In debut of new feature on what the candidates are saying about higher ed, a look at the Florida senator's recent rhetoric and record.
Senate Republicans echo the Obama administration by proposing alternative pathways to accreditation and, possibly, federal aid for noninstitutional providers like Udacity, General Assembly and edX.
Mid-Continent University's closure last year left a messy situation for students -- and it was precipitated by financial sanctions the U.S. Department of Education uses to rein in colleges.
After seven years and half a billion dollars, the Gates Foundation announces its four priority areas for college completion policies and plans to release a data framework for measuring performance in higher education.
Senator Sanders, the Vermont independent and possible 2016 presidential contender, calls on Congress to boost federal higher ed spending to allow states to slash public college tuition in half.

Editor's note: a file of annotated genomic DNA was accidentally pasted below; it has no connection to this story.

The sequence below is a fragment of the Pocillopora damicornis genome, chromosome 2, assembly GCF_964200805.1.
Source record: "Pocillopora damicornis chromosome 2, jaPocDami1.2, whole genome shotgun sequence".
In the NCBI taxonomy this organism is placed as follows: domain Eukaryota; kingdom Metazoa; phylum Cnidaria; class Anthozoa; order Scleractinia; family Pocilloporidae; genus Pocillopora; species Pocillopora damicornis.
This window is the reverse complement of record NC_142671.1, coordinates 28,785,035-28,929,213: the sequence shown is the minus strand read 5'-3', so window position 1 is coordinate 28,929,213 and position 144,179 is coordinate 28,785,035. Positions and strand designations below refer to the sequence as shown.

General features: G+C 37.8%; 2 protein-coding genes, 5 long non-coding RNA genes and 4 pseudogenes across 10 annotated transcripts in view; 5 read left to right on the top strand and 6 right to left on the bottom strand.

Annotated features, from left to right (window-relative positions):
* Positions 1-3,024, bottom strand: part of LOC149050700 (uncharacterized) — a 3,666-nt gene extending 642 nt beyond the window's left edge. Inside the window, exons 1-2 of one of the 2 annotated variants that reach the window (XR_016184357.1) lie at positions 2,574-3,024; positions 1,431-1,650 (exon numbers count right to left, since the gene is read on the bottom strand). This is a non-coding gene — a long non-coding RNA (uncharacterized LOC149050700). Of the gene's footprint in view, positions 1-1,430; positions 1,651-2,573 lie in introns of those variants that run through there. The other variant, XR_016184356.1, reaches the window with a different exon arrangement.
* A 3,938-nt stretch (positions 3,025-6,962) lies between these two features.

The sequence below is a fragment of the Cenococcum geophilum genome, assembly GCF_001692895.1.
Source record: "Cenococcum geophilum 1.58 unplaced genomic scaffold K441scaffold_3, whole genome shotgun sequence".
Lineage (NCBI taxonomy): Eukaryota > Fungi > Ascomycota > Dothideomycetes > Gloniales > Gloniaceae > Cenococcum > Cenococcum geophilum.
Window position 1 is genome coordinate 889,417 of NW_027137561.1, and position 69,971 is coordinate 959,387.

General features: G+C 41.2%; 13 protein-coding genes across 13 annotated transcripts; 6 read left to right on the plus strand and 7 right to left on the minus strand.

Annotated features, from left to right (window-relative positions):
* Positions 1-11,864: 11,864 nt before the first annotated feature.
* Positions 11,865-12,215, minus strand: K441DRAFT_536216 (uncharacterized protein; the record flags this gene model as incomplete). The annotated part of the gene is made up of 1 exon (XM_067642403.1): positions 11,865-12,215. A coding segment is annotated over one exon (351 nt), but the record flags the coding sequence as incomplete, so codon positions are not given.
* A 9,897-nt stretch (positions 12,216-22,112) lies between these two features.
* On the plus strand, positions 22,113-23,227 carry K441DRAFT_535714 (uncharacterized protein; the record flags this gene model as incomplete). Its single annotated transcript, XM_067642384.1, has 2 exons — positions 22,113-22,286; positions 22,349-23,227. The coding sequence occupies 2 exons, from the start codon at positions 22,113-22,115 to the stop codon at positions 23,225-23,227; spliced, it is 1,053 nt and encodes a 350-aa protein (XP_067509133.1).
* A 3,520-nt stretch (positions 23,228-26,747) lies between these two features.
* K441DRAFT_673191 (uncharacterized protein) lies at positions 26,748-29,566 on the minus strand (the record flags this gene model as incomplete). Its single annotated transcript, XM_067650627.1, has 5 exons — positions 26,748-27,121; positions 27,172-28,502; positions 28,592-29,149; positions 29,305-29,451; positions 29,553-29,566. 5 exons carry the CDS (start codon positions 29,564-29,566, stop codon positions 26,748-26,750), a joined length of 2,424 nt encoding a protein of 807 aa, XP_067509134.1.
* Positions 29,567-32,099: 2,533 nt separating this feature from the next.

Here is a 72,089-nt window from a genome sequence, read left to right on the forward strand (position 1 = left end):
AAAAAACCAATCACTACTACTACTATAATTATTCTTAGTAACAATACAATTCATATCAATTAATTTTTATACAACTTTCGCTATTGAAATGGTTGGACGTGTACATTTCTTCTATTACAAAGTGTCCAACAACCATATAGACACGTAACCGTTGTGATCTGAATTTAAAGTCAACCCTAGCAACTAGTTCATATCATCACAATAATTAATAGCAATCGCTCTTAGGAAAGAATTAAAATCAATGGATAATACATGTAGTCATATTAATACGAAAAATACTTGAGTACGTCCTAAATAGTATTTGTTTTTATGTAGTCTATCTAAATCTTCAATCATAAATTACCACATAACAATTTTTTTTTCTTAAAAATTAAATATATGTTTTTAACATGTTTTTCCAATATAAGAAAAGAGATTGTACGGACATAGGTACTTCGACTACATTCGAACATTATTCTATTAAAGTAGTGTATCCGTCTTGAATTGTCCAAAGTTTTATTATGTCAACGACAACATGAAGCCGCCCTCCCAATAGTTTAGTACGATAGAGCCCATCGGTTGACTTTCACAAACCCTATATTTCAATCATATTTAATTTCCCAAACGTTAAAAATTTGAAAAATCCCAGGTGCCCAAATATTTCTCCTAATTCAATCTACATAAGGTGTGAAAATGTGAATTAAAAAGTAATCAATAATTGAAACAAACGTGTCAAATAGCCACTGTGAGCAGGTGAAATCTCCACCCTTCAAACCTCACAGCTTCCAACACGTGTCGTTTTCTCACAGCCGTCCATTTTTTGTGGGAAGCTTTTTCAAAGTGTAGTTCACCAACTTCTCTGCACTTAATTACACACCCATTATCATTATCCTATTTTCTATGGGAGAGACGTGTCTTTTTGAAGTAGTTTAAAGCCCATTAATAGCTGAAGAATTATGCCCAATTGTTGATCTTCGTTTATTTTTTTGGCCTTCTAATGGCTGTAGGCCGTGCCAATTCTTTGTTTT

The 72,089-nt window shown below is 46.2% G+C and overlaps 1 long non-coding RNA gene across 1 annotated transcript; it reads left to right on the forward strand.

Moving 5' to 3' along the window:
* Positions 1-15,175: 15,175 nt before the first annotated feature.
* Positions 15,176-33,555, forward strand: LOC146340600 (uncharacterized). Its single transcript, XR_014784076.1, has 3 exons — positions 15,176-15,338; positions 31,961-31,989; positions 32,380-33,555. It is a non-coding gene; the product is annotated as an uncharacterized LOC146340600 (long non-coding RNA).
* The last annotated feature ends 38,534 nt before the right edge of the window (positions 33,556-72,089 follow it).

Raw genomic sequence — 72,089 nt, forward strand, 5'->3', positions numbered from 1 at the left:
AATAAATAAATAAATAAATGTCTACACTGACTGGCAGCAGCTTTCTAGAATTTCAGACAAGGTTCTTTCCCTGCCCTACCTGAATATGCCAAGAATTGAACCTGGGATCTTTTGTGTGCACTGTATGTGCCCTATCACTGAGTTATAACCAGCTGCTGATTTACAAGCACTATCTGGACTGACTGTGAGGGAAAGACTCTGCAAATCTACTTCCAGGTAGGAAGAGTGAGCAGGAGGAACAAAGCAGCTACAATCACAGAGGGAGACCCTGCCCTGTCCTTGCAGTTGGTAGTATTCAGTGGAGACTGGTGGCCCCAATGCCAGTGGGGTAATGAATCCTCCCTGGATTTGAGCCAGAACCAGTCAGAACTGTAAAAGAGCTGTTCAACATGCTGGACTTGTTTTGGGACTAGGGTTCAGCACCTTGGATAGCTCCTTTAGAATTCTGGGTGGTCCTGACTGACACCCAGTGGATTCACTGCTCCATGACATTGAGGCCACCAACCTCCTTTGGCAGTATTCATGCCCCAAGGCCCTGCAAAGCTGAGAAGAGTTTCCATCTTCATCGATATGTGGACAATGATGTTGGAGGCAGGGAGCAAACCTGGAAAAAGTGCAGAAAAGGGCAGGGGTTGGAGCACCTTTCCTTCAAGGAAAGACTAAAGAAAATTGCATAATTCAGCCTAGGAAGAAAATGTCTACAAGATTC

Education Department official gives earlier release date for college ratings while talking about quest for quality data and how to capture multiple student goals and outcomes.
White House's retreat on plan to hike taxes on college savings plans underscores support for higher education tax credits, which many researchers criticized as disproportionately helping the wealthy.
Carnegie Foundation releases its much-awaited report on the credit hour -- higher education's currency -- which disappoints some by not calling for different standard unit for learning.
The White House adds to its lengthy list of proposals for higher education, but faces long odds in Congress for most of the agenda.
Obama makes his case to the nation for universal, free community college, as he also promotes revamped tax credits for education.
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